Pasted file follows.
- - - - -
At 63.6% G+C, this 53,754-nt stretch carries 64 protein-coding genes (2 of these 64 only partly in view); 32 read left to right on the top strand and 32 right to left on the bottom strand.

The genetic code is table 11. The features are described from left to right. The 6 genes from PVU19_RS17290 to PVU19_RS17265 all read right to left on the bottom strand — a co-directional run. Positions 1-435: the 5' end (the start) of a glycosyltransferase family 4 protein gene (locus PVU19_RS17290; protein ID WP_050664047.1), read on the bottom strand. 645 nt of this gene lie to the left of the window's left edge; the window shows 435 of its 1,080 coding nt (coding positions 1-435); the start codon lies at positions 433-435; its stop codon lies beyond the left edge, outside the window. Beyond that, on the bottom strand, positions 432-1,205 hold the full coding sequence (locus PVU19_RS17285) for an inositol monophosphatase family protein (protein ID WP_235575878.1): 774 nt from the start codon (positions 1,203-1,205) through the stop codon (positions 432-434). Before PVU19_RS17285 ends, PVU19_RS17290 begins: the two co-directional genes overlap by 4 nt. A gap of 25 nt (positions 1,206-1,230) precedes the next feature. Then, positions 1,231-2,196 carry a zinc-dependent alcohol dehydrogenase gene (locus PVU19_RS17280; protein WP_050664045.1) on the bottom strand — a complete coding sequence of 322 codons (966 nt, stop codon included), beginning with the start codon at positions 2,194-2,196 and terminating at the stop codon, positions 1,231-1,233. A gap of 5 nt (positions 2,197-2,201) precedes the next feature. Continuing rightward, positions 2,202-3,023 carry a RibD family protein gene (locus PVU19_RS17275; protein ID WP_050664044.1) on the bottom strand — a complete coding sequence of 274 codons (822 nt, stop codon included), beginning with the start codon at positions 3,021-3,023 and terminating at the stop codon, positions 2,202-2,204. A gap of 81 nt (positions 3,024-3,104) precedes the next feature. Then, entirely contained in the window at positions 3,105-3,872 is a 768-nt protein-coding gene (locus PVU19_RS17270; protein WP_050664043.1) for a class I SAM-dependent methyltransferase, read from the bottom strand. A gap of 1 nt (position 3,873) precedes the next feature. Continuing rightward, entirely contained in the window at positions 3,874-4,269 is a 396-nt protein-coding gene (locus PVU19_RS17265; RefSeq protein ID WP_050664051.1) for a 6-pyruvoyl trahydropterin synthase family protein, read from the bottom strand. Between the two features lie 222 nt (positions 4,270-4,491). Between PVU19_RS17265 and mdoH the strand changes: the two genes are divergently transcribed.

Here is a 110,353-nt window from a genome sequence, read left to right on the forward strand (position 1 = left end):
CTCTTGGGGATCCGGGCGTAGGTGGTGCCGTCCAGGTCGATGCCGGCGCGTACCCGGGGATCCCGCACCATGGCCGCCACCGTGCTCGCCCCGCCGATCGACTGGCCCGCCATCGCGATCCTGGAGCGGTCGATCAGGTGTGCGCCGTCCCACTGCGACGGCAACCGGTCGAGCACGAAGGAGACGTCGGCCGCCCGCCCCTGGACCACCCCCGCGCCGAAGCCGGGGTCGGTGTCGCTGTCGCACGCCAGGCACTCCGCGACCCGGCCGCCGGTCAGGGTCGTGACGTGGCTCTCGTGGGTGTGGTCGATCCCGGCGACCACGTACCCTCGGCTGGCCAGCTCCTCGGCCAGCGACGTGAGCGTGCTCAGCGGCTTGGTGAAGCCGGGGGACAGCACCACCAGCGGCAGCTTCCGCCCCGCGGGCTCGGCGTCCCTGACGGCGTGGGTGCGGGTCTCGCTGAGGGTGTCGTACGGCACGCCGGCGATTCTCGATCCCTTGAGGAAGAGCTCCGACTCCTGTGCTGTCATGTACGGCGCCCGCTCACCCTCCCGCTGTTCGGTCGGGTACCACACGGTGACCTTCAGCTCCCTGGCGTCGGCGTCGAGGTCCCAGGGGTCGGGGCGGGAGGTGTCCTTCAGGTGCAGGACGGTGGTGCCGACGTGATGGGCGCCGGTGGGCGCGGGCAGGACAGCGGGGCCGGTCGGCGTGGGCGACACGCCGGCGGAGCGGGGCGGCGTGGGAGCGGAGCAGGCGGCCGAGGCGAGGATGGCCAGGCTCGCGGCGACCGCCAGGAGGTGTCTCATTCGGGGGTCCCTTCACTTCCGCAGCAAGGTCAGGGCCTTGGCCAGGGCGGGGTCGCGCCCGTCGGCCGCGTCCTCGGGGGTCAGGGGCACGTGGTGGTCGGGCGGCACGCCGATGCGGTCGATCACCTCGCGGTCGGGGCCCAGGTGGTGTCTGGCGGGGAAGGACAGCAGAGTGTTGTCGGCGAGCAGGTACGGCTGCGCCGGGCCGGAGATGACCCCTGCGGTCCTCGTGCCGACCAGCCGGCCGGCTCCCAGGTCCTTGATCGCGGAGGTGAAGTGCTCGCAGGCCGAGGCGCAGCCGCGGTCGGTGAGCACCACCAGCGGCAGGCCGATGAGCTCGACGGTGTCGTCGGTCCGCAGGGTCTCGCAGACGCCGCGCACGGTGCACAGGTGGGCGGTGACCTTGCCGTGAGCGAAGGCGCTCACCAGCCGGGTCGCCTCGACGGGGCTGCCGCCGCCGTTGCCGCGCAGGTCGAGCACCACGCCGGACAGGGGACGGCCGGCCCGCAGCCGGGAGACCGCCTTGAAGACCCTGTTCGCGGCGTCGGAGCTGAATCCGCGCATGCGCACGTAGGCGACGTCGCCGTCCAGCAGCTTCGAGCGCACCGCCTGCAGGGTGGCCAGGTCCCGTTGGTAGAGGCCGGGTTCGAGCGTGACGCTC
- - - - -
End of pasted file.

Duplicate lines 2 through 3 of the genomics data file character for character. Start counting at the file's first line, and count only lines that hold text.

The genetic code is table 11. The features are described from left to right. The 6 genes from PVU19_RS17290 to PVU19_RS17265 all read right to left on the bottom strand — a co-directional run. Positions 1-435: the 5' end (the start) of a glycosyltransferase family 4 protein gene (locus PVU19_RS17290; protein ID WP_050664047.1), read on the bottom strand. 645 nt of this gene lie to the left of the window's left edge; the window shows 435 of its 1,080 coding nt (coding positions 1-435); the start codon lies at positions 433-435; its stop codon lies beyond the left edge, outside the window. Beyond that, on the bottom strand, positions 432-1,205 hold the full coding sequence (locus PVU19_RS17285) for an inositol monophosphatase family protein (protein ID WP_235575878.1): 774 nt from the start codon (positions 1,203-1,205) through the stop codon (positions 432-434). Before PVU19_RS17285 ends, PVU19_RS17290 begins: the two co-directional genes overlap by 4 nt. A gap of 25 nt (positions 1,206-1,230) precedes the next feature. Then, positions 1,231-2,196 carry a zinc-dependent alcohol dehydrogenase gene (locus PVU19_RS17280; protein WP_050664045.1) on the bottom strand — a complete coding sequence of 322 codons (966 nt, stop codon included), beginning with the start codon at positions 2,194-2,196 and terminating at the stop codon, positions 1,231-1,233. A gap of 5 nt (positions 2,197-2,201) precedes the next feature. Continuing rightward, positions 2,202-3,023 carry a RibD family protein gene (locus PVU19_RS17275; protein ID WP_050664044.1) on the bottom strand — a complete coding sequence of 274 codons (822 nt, stop codon included), beginning with the start codon at positions 3,021-3,023 and terminating at the stop codon, positions 2,202-2,204. A gap of 81 nt (positions 3,024-3,104) precedes the next feature. Then, entirely contained in the window at positions 3,105-3,872 is a 768-nt protein-coding gene (locus PVU19_RS17270; protein WP_050664043.1) for a class I SAM-dependent methyltransferase, read from the bottom strand. A gap of 1 nt (position 3,873) precedes the next feature. Continuing rightward, entirely contained in the window at positions 3,874-4,269 is a 396-nt protein-coding gene (locus PVU19_RS17265; RefSeq protein ID WP_050664051.1) for a 6-pyruvoyl trahydropterin synthase family protein, read from the bottom strand. Between the two features lie 222 nt (positions 4,270-4,491). Between PVU19_RS17265 and mdoH the strand changes: the two genes are divergently transcribed.

Here is a 110,353-nt window from a genome sequence, read left to right on the forward strand (position 1 = left end):